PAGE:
Community Engagement Archives - Page 2 of 5 - Early Learning Nation
Wes Moore, CEO of Robin Hood, with Chirlane McCray, First Lady of New York City, at the FUEL launch event at the Brownsville Recreation Center in Brooklyn. Photograph courtesy Office of the First Lady, New York City.

Robin Hood FUELs the Future for Children

Shares Brain Science, Strategically Partners to Create an Early Learning Metropolis

The greatest city in the world. More than 100,000 children 0-3 growing up in poverty. Two facts that are painful to reconcile. This is a job for Robin Hood. Unafraid to challenge the seemingly intractable, the grant maker and all-around poverty fighter combines rigorous data and strategic partnerships with powerhouse fundraising. Here’s the story behind the $50 million, five-year Fund for Early Learning (FUEL) .
Mya-Rose Craig, 17-years old, has followed her passion for birds and the environment to create and galvanize a community of activists of all ages. In the process, as a young Muslim woman, she’s been trolled on social media. Not an insurmountable problem, though, as Mya-Rose is keeping her eye on a larger issue: saving the planet.
Beth Duda reads to an adorable toddler in a laundromat

Mobilizing Communities So All Children Make the Grade

Pop Up Neighbor events, community, collaboration, mobilization

Even without advance promotion, when word got out that the SuperMatt Laundromat in Sarasota, Florida, was offering free laundry all day, neighborhood residents formed a steady stream of customers. Not only was laundry-and-all-the-fixings free—a boon to low-income families who can ill afford the $35 to $50 a week they spend trying to keep their kids in clean clothes—the food bank was there with abundant food to restock their pantries. Best of all, there were books—lots of books—and plenty of volunteers to read to children while the adults did as many loads of laundry as needed. When the children left, books went home with them.
Teacher-Coordinator Autumn Bevins reads aloud to children and mentors.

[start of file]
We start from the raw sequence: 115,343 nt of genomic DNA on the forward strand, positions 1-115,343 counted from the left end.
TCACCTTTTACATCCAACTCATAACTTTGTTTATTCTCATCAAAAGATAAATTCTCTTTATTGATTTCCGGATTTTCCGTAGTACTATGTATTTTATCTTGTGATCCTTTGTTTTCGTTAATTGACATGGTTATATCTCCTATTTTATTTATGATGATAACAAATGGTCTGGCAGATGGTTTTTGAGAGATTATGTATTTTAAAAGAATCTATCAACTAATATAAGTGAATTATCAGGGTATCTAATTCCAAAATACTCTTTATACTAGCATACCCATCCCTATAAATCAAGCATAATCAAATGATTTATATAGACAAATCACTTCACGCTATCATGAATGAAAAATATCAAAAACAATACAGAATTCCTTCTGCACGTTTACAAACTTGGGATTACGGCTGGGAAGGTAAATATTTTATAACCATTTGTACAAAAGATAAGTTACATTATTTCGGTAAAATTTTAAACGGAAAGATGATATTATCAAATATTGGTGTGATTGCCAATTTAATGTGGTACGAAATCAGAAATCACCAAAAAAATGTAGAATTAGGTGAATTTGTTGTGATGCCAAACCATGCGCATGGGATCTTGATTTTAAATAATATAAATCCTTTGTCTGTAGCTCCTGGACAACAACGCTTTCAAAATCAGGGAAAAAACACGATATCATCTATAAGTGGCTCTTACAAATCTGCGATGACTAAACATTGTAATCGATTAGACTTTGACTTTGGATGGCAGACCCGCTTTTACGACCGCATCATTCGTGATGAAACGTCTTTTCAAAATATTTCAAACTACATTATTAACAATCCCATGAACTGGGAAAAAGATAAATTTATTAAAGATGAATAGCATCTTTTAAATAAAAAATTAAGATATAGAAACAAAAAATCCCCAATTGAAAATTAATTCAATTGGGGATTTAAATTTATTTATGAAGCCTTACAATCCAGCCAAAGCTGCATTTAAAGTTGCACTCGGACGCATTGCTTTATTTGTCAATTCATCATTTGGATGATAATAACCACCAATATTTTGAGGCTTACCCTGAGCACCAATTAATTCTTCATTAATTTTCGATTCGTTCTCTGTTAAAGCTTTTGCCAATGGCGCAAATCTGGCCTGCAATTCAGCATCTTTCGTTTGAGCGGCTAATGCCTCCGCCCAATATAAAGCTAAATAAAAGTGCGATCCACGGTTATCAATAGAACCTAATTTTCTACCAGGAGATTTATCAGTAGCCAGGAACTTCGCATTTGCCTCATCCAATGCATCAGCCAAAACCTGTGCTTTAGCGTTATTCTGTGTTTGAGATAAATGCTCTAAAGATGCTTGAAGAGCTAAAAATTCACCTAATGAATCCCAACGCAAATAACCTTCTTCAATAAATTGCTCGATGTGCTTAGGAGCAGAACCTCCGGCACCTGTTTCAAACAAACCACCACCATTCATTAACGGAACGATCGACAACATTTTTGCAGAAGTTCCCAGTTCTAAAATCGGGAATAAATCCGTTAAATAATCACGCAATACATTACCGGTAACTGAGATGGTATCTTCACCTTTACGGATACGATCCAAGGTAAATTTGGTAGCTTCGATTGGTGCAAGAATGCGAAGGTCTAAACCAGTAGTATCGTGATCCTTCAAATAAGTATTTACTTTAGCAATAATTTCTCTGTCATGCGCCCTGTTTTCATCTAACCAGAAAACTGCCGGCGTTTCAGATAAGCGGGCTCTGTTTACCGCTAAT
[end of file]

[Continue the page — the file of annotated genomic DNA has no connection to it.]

Why Don’t We Just Do That?

Over Cocktails, Restaurateurs Hatch a Plan for Literacy

Three years ago, Amanda and John Horne, owners of Anna Maria Oyster Bar in Bradenton, Florida, heard that 51 percent of children in their local Manatee County school system couldn’t read at grade level by third grade. They were appalled. “This was horrific,” Amanda says. “We had no idea that this was an issue.” Over cocktails one night, Amanda and John wondered what they could do. Their clientele is largely composed of older “grandparent-type” people. They have four restaurants and a mailing list of more than 24,000 customers. What if they could pair children up with a grandparent figure or somebody who cares about them, read with them and maybe instill them with a love of reading?
Molly of Denali takes a selfie with her friends

PBS’ “Molly of Denali” a Hit with Kids and Parents

Young, Indigenous Vlogger Introduces Life in Rural Alaska

Molly Mabray is a 10-year-old of three Athabascan tribes, Gwich’in, Koyukon, Dena’ina, who lives in a small Indigneous village in rural Alaska. She’s also PBS’ newest character in the slate of children’s animated shows and the first Native American lead in history. So far “Molly of Denali” has been a hit not only among its target audience of ages 4 to 8 but with their parents and those who have grown enamored with Molly.

Get the latest in early learning science, community and more:

Join us

Take our survey and be entered to win!

Help us deliver the articles you’re looking for, and help us measure our impact while you’re at it.